Shivansh Chawla: 'I learned to be a more independent thinker.'

April 18, 2017

Shivansh Chawla


Andover, MA


What, if any, research projects did you participate in at Cornell?

I worked in a couple of research labs at Cornell and had four main research projects. The first lab I joined researched in synthetic organic chemistry. My project centered on helping create a catalyst that can make certain chemical reactions that are difficult faster. In my current lab, I sought to synthesize a chemical probe that can help study cellular signalling pathways. This semester, to learn more biochemical techniques, I changed my project to evaluating probes that my lab has developed on a model organism, C. elegans (worm). I also joined a Cornell group that was collaborating with Ithaca Beer Company to improve the process of brewing beer.


How did any of your beliefs or interests change during your time at Cornell?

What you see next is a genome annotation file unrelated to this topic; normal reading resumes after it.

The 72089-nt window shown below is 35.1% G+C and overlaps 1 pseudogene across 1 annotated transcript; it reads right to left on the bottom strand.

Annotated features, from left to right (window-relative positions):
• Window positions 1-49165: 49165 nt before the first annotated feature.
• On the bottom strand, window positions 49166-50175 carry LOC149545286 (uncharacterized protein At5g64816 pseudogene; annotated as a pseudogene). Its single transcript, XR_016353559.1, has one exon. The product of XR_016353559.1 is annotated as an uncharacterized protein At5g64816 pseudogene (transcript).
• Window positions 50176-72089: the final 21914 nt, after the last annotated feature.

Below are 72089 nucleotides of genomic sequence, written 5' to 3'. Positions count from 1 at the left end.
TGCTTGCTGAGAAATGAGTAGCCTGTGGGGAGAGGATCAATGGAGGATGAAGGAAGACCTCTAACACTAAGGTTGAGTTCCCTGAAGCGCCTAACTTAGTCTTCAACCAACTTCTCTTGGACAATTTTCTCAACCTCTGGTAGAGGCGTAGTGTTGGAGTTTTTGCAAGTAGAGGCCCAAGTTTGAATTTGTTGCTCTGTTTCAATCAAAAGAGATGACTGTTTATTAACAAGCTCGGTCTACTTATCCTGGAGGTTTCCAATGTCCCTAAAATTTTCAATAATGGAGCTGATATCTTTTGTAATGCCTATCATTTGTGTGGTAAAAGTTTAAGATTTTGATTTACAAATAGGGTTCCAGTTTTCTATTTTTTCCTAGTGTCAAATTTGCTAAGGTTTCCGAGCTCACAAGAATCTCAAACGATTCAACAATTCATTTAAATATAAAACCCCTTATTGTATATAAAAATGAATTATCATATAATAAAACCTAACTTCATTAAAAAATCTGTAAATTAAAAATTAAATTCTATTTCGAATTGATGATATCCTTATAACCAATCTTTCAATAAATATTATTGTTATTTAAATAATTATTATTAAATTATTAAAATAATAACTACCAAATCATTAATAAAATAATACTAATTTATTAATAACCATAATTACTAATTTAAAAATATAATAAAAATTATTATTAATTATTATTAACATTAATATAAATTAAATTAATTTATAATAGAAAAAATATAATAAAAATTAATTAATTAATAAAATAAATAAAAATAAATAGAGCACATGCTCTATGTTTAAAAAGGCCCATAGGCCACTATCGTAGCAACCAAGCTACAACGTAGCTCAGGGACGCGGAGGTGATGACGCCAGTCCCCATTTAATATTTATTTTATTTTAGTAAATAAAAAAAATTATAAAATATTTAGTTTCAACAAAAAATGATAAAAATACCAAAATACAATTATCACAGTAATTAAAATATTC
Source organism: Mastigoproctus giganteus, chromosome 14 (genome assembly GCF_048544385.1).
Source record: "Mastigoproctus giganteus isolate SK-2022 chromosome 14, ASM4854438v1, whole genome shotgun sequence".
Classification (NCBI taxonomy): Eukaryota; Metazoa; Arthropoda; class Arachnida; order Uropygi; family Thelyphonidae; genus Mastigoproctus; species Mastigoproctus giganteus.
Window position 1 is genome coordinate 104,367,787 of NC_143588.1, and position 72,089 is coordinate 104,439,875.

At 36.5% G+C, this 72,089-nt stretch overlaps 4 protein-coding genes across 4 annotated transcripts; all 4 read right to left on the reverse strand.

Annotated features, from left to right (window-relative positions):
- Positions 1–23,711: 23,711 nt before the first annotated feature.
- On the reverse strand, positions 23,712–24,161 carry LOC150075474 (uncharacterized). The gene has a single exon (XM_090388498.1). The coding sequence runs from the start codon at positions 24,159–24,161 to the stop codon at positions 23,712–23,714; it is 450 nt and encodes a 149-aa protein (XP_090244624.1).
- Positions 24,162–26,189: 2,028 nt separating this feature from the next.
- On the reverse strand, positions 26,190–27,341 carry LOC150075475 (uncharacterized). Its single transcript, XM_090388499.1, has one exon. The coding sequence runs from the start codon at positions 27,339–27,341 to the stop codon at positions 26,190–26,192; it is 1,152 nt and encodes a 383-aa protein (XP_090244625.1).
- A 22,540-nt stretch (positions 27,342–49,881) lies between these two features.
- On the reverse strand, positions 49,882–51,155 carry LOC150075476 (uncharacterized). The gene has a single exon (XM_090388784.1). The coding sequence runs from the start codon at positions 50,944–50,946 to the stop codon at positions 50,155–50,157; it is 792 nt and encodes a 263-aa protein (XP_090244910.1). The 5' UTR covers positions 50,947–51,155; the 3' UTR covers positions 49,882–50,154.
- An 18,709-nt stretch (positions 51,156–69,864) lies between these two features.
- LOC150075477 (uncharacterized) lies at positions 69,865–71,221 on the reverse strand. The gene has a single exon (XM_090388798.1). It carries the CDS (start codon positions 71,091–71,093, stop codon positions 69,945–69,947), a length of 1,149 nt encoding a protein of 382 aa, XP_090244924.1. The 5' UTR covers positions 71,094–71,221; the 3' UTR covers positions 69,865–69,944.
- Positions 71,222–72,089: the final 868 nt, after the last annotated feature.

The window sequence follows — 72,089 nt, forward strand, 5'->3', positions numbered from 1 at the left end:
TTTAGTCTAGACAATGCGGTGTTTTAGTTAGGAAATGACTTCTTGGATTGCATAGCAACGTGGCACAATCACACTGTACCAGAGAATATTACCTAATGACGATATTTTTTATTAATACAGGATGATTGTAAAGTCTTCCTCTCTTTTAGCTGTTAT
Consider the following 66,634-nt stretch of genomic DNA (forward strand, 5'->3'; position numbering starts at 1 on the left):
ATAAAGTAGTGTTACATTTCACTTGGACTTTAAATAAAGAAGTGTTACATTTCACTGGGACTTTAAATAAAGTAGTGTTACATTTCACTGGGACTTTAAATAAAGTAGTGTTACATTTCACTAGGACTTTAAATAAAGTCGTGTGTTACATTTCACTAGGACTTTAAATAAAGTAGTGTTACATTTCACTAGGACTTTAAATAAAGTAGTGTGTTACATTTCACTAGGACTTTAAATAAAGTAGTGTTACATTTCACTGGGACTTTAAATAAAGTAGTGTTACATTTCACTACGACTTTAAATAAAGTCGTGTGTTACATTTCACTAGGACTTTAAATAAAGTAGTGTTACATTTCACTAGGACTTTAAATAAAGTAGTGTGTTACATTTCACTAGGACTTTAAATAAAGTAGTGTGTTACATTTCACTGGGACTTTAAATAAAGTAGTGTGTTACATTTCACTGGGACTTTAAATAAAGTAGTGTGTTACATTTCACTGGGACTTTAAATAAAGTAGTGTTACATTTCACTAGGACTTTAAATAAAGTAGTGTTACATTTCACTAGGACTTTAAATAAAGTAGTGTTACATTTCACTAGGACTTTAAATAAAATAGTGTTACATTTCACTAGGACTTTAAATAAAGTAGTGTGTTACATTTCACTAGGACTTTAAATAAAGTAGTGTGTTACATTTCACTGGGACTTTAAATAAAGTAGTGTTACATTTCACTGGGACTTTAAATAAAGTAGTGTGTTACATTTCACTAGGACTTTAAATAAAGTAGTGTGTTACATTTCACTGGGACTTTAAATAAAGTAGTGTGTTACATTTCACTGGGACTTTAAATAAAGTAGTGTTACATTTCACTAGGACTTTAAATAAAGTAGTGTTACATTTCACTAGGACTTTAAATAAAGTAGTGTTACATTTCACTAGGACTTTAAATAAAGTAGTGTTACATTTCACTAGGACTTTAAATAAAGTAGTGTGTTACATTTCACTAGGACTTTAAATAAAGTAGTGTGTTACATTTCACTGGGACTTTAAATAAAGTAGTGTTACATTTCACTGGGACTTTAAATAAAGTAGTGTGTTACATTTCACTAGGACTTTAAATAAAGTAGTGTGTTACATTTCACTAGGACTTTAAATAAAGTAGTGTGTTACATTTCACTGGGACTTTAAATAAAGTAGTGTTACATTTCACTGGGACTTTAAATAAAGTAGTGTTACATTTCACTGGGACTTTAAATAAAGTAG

I learned to be a more independent thinker. At first, I thought that papers and textbooks were the finality of knowledge but science is evolving. Working in a lab, I found out how details of some published chemical reactions would not be reproducible, which made me more critical of papers. This led me to question more about the methodology and conclusions in science. While I found out I need to be more critical when evaluating papers, I actually found this liberating — you are more engaged with the material when you evaluate the data yourself.


What do you value about your liberal arts education?

Exposure to different aspects of knowledge: foreign languages, physics, chemistry, history, English, philosophy, etc. And the understanding not just that there is a diversity of subjects we study, there are patterns of thinking that are universal to any field. Each study of a field is a mix of intuition and hard rules. For example, after a while, the grammatical rules of foreign language ingrain to be automatic and then we learn the idioms of a dialect. Similarly in organic chemistry, there are hard rules about which molecules react with each other but when carrying out a reaction, you use your intuition to predict which route would yield your compound. Learning for the sake of learning was what I enjoyed the most.

Shivansh Chawla